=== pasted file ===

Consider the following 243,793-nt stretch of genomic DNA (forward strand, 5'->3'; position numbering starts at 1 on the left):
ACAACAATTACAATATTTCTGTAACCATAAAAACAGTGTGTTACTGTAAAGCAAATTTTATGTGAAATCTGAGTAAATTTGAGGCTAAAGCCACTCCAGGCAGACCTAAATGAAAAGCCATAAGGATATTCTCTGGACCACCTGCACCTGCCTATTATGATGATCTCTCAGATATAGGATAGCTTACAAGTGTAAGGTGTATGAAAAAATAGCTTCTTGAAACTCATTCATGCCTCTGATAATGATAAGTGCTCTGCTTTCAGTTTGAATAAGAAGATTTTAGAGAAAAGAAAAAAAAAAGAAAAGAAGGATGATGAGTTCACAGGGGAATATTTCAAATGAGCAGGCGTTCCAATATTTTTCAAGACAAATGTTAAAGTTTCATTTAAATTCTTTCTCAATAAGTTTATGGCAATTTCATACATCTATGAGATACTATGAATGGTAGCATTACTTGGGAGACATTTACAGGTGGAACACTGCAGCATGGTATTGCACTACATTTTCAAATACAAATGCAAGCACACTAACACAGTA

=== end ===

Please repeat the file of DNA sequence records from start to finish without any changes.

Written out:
Consider the following 243,793-nt stretch of genomic DNA (forward strand, 5'->3'; position numbering starts at 1 on the left):
ACAACAATTACAATATTTCTGTAACCATAAAAACAGTGTGTTACTGTAAAGCAAATTTTATGTGAAATCTGAGTAAATTTGAGGCTAAAGCCACTCCAGGCAGACCTAAATGAAAAGCCATAAGGATATTCTCTGGACCACCTGCACCTGCCTATTATGATGATCTCTCAGATATAGGATAGCTTACAAGTGTAAGGTGTATGAAAAAATAGCTTCTTGAAACTCATTCATGCCTCTGATAATGATAAGTGCTCTGCTTTCAGTTTGAATAAGAAGATTTTAGAGAAAAGAAAAAAAAAAGAAAAGAAGGATGATGAGTTCACAGGGGAATATTTCAAATGAGCAGGCGTTCCAATATTTTTCAAGACAAATGTTAAAGTTTCATTTAAATTCTTTCTCAATAAGTTTATGGCAATTTCATACATCTATGAGATACTATGAATGGTAGCATTACTTGGGAGACATTTACAGGTGGAACACTGCAGCATGGTATTGCACTACATTTTCAAATACAAATGCAAGCACACTAACACAGTA